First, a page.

Introduction: Popsicle Stick Catapult for Elementary School

Standard 20: Students will develop an understanding of and be able to select and use construction technologies.

Benchmark D: Manufacturing processes include designing products, gathering resources, and using tools to separate, form, and combine materials in order to produce products.

Target Ages: Grades 3-5

Learning Objectives:

1. Discuss the importance of standardized parts.

2. Discuss the difference in cost of standardized parts vs individualized parts.

Teachers should have a basic knowledge of the cost difference between different types of popsicle sticks and rubber bands to lead the discussion on standardized parts vs individualized parts. Teachers should also have a basic knowledge on basic manufacturing and construction techniques. Teachers can collect bottle caps for the students to use or have each student bring in a recycled bottle cap.


Popsicle sticks: $4

Rubber Bands: $2

Bottle Cap: Recycled!

Step 1: Build the Base

Lay out four of the popsicle sticks in a square pattern and attach them by wrapping rubber bands around each corner. Start by attaching them loosely until you have the shape the way you want it then tighten the rubber bands around the corners diagonally to keep the shape.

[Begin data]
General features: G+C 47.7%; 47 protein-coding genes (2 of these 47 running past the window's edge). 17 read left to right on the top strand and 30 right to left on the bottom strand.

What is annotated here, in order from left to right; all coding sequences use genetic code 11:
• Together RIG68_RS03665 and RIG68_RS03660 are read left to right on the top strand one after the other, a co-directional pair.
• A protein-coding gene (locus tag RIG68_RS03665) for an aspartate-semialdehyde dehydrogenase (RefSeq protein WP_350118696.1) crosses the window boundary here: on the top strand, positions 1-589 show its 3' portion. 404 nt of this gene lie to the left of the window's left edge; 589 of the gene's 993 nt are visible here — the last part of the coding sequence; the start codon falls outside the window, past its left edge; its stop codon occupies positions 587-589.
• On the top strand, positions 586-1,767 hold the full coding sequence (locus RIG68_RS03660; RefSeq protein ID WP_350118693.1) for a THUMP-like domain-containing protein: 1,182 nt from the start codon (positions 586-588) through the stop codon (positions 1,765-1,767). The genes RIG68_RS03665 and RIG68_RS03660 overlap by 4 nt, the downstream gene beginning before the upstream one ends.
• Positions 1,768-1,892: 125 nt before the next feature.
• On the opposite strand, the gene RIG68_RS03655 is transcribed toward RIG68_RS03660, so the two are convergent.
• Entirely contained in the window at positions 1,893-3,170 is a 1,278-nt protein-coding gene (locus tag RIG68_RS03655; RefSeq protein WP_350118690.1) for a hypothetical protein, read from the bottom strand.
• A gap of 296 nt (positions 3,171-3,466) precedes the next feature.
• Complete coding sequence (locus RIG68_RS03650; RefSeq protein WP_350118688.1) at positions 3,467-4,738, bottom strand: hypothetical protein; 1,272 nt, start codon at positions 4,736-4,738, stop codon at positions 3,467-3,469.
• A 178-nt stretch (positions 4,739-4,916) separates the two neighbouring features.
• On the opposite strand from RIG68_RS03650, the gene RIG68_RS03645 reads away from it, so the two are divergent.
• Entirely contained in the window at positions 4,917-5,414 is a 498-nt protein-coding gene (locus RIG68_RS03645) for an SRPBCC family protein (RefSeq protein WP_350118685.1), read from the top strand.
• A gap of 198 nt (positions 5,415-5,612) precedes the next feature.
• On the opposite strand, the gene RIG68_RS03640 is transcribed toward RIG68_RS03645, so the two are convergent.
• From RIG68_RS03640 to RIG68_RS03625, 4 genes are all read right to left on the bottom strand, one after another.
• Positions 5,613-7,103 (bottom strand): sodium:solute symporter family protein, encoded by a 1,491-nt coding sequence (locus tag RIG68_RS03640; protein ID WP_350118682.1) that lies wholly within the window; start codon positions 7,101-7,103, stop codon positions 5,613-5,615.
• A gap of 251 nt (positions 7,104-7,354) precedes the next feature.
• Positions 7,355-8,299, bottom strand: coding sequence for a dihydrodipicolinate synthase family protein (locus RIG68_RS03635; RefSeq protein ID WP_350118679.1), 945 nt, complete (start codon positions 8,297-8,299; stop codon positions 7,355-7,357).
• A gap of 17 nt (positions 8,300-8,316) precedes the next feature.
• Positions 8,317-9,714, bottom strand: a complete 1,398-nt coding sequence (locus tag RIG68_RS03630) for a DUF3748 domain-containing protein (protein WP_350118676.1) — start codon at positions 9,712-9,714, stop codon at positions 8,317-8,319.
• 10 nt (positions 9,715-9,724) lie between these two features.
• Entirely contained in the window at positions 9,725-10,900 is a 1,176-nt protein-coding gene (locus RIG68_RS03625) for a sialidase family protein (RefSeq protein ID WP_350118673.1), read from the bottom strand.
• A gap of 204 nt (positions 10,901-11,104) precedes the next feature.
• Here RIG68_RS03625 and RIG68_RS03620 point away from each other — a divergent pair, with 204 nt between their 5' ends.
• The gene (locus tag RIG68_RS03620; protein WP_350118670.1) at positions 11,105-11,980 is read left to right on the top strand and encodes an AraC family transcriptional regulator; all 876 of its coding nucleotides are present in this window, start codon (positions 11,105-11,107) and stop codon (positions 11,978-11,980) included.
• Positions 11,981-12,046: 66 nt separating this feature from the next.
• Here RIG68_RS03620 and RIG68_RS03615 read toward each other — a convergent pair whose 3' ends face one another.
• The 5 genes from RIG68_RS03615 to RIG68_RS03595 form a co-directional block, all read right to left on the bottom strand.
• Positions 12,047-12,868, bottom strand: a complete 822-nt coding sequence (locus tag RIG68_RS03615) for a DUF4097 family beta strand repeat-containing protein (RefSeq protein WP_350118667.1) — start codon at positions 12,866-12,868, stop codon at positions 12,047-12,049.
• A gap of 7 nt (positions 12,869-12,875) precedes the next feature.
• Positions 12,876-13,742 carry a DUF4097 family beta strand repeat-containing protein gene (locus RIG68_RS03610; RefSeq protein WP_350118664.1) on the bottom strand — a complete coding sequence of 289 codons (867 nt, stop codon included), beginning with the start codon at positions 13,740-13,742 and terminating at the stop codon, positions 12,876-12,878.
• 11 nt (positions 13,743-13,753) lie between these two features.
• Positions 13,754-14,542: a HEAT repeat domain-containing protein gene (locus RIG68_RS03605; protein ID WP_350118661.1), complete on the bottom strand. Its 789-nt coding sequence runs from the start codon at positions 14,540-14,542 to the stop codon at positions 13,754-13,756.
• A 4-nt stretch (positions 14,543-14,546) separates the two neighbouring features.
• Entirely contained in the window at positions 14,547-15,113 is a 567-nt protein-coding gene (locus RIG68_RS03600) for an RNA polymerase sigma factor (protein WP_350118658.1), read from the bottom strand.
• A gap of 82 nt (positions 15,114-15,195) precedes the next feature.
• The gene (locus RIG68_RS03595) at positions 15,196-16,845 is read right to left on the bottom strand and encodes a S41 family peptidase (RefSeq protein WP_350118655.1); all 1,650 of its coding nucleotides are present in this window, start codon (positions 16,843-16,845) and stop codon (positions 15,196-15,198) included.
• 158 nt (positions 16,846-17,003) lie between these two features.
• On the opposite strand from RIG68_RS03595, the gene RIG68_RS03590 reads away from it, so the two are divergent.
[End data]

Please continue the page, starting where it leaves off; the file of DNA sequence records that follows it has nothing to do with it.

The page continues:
Step 2: Build the Supports Part 1

Create two sets of popsicle sticks in a V shape and attach to the base by wrapping the rubber band around the corners of the V and the base. This will stabilize your base and provide a place for you to attach the rest of your project.

Step 3: Build the Supports Part 2

Add a popsicle stick to the underside of the V and 1/3 of the way up one side of the V. Make sure the rubber band for the bottom support is stretched across the width of the catapult. You will need this rubberband later. The easiest way to attach the top popsicle stick is to wrap it diagonally across the V and the horizontal popsicle stick.

Step 4: Add the Arm

Attach a support to the base of the catapult to hold the arm in place. Place the arm in between the lower support and the rubber band added in the last step. Slip the bottom part of the arm into the rubber band that holds the support in place (as shown in the 3rd picture).

Step 5: Finalize With Cup

Make a hole in the bottle cap (you may have to do this for younger students) and slip a rubberband through the hole. Leave a small loop at the "top" of the cap and a large loop at the "bottom". Slip the small loop around the popsicle stick used for the arm and tighten. Loop the leftover rubberband around the arm until the bottle cap is secure.

Step 6: Have Fun!

You can use your finished project to talk about mathematics or physics and introduce your students to these more complex topics. You can also just use it to have a bit of fun!